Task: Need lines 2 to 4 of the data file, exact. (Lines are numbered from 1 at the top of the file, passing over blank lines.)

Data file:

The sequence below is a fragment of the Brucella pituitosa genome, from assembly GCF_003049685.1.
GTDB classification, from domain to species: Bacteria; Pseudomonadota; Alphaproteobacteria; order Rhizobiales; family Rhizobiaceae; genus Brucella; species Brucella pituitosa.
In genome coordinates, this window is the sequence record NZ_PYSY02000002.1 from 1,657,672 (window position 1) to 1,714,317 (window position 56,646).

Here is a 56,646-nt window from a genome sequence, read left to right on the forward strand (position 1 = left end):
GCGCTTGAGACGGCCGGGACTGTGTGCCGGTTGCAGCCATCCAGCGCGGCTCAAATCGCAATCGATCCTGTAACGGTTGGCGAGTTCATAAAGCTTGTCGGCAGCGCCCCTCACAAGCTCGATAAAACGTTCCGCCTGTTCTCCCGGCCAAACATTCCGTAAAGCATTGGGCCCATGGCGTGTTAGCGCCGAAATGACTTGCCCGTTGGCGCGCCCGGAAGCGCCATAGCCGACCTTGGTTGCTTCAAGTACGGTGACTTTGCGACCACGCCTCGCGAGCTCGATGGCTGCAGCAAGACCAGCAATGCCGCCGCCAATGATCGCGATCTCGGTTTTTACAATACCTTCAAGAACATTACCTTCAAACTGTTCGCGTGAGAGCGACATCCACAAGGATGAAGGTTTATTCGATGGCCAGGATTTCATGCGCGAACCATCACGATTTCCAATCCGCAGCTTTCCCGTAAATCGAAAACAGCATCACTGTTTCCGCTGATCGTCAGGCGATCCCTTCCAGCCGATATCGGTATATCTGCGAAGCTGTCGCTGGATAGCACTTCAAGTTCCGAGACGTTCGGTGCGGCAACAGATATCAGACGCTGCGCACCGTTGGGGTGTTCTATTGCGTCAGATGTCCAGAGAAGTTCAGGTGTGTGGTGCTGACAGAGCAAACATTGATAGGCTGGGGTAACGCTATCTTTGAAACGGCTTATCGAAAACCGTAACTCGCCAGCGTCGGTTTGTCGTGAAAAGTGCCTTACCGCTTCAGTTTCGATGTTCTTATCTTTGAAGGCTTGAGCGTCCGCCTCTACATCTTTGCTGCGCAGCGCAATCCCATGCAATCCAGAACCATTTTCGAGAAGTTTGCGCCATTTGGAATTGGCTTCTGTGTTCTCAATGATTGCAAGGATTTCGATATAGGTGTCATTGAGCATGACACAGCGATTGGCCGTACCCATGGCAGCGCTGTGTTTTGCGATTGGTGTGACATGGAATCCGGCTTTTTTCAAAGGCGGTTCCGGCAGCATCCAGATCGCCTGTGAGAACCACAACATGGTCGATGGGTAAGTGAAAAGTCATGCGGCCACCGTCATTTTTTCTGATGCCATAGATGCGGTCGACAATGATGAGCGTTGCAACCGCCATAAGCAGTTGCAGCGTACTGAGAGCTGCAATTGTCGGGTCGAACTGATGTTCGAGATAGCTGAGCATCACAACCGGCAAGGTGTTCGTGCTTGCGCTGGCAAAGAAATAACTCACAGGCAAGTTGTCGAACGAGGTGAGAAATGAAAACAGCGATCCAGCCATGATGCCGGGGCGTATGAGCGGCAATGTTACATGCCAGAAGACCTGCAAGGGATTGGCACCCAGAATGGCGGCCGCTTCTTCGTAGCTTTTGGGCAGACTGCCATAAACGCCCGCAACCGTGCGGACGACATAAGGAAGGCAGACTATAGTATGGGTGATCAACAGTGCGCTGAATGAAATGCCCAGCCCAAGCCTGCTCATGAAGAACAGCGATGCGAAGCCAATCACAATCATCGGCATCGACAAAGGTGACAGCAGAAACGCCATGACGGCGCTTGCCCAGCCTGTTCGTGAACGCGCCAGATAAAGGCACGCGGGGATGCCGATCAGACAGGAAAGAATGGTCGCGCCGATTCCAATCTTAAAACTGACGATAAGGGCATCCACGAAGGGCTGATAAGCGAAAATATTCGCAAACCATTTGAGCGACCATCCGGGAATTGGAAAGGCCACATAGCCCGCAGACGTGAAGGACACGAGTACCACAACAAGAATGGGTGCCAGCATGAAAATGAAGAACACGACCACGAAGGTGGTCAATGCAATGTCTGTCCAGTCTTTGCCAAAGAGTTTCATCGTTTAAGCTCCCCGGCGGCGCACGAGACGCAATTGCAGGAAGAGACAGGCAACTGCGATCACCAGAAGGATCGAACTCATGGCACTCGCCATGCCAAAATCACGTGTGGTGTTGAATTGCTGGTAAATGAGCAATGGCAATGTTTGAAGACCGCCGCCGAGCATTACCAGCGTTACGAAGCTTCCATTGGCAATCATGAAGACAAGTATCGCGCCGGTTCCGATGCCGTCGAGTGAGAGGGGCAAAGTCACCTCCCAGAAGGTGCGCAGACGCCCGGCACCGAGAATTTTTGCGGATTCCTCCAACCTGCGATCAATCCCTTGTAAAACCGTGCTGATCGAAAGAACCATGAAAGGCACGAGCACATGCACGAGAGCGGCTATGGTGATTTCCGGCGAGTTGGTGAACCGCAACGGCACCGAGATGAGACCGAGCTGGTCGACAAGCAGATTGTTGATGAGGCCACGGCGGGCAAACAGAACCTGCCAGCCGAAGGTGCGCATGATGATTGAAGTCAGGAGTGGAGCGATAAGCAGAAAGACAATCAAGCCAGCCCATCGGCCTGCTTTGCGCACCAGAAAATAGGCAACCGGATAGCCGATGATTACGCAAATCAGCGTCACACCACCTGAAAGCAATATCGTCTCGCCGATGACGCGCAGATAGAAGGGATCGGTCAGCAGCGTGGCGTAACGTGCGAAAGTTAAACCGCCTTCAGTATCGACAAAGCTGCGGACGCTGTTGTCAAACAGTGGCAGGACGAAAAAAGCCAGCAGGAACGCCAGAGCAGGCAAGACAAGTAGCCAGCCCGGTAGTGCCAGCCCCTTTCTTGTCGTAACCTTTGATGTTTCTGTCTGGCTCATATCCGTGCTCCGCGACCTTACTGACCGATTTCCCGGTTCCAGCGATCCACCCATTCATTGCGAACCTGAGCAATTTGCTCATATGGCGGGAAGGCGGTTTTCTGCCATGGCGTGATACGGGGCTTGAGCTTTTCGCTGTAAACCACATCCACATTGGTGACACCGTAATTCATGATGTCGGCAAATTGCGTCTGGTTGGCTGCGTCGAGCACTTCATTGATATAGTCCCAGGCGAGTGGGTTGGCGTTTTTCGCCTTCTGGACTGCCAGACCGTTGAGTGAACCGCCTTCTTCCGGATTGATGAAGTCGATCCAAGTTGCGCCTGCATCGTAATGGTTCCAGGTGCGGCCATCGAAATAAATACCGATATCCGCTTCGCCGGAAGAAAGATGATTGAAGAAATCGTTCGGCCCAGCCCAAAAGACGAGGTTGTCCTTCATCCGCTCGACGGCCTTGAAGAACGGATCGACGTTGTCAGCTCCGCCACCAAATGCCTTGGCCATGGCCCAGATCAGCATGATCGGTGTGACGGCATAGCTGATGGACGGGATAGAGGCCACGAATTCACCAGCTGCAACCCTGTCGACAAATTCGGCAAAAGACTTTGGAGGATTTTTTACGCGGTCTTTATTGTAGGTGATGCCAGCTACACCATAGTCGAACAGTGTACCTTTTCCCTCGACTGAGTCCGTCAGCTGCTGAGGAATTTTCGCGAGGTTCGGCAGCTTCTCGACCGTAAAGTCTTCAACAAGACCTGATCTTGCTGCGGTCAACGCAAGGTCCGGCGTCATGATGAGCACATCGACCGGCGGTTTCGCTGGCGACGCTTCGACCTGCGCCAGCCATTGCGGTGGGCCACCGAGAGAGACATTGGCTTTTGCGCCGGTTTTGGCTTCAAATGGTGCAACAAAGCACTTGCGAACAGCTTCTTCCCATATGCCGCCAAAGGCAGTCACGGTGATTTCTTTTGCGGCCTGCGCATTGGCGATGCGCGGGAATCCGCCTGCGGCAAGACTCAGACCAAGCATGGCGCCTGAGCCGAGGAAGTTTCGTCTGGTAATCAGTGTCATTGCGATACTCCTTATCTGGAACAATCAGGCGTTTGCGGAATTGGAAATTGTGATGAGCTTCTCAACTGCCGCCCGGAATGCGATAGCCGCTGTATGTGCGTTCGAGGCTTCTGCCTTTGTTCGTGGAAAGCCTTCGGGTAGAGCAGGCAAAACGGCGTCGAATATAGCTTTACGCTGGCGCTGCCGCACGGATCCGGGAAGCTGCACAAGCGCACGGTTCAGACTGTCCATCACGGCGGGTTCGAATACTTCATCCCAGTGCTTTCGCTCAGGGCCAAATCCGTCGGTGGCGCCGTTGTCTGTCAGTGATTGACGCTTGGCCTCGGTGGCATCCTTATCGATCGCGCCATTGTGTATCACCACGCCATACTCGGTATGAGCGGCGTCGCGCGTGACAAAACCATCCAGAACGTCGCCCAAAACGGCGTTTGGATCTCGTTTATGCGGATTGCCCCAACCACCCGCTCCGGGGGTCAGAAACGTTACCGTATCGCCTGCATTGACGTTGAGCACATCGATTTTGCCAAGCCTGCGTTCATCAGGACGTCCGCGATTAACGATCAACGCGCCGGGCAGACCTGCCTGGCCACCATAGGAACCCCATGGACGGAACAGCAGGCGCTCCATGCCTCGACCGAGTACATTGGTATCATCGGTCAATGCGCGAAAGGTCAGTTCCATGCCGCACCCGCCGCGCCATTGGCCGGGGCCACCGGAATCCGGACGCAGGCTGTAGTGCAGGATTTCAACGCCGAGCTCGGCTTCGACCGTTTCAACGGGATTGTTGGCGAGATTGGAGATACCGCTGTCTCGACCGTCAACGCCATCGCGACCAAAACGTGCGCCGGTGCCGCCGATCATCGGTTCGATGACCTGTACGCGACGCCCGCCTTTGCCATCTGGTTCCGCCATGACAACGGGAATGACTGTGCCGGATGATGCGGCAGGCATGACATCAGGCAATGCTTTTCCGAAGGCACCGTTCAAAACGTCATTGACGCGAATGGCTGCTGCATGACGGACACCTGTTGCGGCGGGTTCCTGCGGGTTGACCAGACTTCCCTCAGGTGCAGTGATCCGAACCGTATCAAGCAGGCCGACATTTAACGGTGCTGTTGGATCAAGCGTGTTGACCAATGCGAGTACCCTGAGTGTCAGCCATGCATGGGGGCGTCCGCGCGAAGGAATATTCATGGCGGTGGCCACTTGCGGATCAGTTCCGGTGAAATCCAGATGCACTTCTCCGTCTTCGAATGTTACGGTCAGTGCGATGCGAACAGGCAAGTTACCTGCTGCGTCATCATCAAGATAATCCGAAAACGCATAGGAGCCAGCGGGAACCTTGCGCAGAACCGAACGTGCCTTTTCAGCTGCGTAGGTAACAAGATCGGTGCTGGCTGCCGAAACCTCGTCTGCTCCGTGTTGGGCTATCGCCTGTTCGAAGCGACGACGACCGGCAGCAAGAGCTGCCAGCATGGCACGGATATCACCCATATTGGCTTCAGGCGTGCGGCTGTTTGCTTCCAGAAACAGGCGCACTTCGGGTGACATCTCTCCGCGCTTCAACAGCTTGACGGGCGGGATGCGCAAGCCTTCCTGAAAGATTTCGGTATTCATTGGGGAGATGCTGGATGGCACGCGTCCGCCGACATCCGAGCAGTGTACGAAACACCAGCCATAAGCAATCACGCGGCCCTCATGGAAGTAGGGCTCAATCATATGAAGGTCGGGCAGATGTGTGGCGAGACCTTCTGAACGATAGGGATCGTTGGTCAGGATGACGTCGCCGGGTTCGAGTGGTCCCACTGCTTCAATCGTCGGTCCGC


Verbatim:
GTDB classification, from domain to species: Bacteria; Pseudomonadota; Alphaproteobacteria; order Rhizobiales; family Rhizobiaceae; genus Brucella; species Brucella pituitosa.
In genome coordinates, this window is the sequence record NZ_PYSY02000002.1 from 1,657,672 (window position 1) to 1,714,317 (window position 56,646).

Here is a 56,646-nt window from a genome sequence, read left to right on the forward strand (position 1 = left end):